Friday 5 March 2010

Changing Attitude’s goals and bishop's changing attitudes

Changing Attitude’s goals are: “The day when the Anglican Ccommunion fully accepts, welcomes and offers equality of opportunity to LGBT people, including the blessing of same-sex relationships in church and the training, ordination and preferment of LGBT clergy and lay ministers.”

The goal in England will only be achieved incrementally, and even in the Episcopal Church, a full welcome and equality of opportunity for LGBT people will not be achieved universally. If I’m reading the runes correctly, however, in England there are signs of real change in the House of Bishops and practical changes are being achieved thanks to the work of individuals, secular groups like Stonewall and faith communities with a greater commitment to LGBT inclusion than the Church of England. Lord Alli’s amendment is an important development.

Martin Wharton, Newcastle and Richard Harries, retired bishop of Oxford and patron of CA both voted in favour of the amendment while David James, Bradford, voted against, as would Michael Scott-Joynt if he had been present.

The English House of Bishop’s voting pattern in the Lords and in General Synod is revealing. In the vote on clergy pensions at General Synod the majority of bishops, 12, voted in favour: Ian Brackley, Dorking; Richard Frith, Hull; James Jones, Liverpool; John Packer, Ripon and Leeds; Paul Butler, Southwell and Nottingham; Anthony Priddis, Hereford; John Pritchard, Oxford; Geoffrey Rowell, Europe; John Saxbee, Lincoln; John Sentamu, York; Timothy Thornton, Truro; Rowan Williams, Canterbury. Two bishops voted against: Robert Paterson, Sodor and Mann and Nicholas Reade, Blackburn, and three abstained: Christopher Cocksworth, Coventry; John Goddard, Burnley; James Newcombe, Carlisle.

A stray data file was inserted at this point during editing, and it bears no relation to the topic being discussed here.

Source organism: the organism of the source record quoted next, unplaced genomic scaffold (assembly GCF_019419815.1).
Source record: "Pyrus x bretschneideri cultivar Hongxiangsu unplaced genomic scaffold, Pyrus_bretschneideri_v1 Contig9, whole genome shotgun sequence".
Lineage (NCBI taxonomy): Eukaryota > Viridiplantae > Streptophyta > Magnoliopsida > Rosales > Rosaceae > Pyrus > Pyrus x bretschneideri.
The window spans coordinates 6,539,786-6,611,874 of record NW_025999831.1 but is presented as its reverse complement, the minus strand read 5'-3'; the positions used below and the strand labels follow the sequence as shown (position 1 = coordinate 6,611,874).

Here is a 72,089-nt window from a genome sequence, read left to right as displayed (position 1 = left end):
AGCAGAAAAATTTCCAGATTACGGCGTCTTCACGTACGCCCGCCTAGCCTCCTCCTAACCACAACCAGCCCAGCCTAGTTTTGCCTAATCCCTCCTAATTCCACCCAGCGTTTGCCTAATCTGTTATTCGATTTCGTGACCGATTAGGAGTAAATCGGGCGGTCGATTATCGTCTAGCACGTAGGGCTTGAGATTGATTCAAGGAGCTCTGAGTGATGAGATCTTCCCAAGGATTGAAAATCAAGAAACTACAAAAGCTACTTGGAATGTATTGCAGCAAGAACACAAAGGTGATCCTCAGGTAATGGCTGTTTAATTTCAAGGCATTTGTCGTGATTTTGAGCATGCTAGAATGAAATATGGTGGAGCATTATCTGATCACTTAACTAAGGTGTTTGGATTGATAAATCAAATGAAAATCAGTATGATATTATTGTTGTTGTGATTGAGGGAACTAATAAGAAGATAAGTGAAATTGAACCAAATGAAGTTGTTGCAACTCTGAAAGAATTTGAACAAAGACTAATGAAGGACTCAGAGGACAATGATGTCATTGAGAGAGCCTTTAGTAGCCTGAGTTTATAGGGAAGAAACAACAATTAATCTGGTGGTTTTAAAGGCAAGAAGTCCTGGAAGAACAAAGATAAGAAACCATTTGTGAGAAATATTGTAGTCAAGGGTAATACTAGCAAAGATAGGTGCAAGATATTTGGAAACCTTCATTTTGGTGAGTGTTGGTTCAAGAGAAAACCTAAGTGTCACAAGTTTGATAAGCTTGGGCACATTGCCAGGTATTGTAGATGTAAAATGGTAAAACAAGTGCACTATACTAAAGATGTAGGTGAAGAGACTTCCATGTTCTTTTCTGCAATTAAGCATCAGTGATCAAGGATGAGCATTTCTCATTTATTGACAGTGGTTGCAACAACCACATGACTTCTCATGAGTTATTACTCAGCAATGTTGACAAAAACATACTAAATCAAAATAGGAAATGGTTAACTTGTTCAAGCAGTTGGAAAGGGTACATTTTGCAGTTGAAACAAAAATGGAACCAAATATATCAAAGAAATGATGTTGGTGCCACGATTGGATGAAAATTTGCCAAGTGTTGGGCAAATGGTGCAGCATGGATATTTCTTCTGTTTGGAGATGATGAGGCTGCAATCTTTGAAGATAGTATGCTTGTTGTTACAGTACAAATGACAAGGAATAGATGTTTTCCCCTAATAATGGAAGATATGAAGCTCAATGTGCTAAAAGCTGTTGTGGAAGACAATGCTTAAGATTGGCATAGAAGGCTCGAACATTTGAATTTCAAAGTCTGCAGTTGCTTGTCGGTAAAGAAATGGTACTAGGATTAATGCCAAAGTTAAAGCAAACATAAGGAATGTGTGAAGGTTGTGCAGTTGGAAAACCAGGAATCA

At the end of January, bishops in the Lords voted for Lady O’Cathain’s amendments to counter the Government’s attempt to reword the law governing church employment. York, London, Winchester, Durham, Chichester, Exeter, Liverpool, and Hereford all voted for Lady O’Cathain and against the Government, as did Lord Carey. Lord Harries voted against Lady O’Cathain and for the Government’s amendment.

The voting patterns help build a picture of where the sympathy of individual bishops lies and more significantly shows that, as I’ve said before, the House no longer feels constrained to maintain a common mind about issues affecting LGBT people. It is still true that it’s much easier for retired bishops to vote according to their conscience than serving bishops.

Conservatives are not happy about these developments. Ruth Gledhill interviewed the Right Rev Michael Scott Joynt, Bishop of Winchester after the vote in favour of Lord Alli’s amendment. He told her that 'Having thought about it a great deal since the committee stage, I regret enormously the vote last night. I think it will make for a great many difficulties. There are two I am particularly concerned about. Notwithstanding the bland words of a number of individuals, some of whom surprise me, I believe it does further fudge the line between civil partnerships and marriage. That is shown by some newspapers which simply speak of gay marriages in church. The second thing is, I believe that it will open, not the Church of England but individual clergy, to charges of discrimination if they solemnise marriages as they all do but refuse to host civil partnership signings in their churches. Unless the Government does something explicit about this, I believe that is the next step.'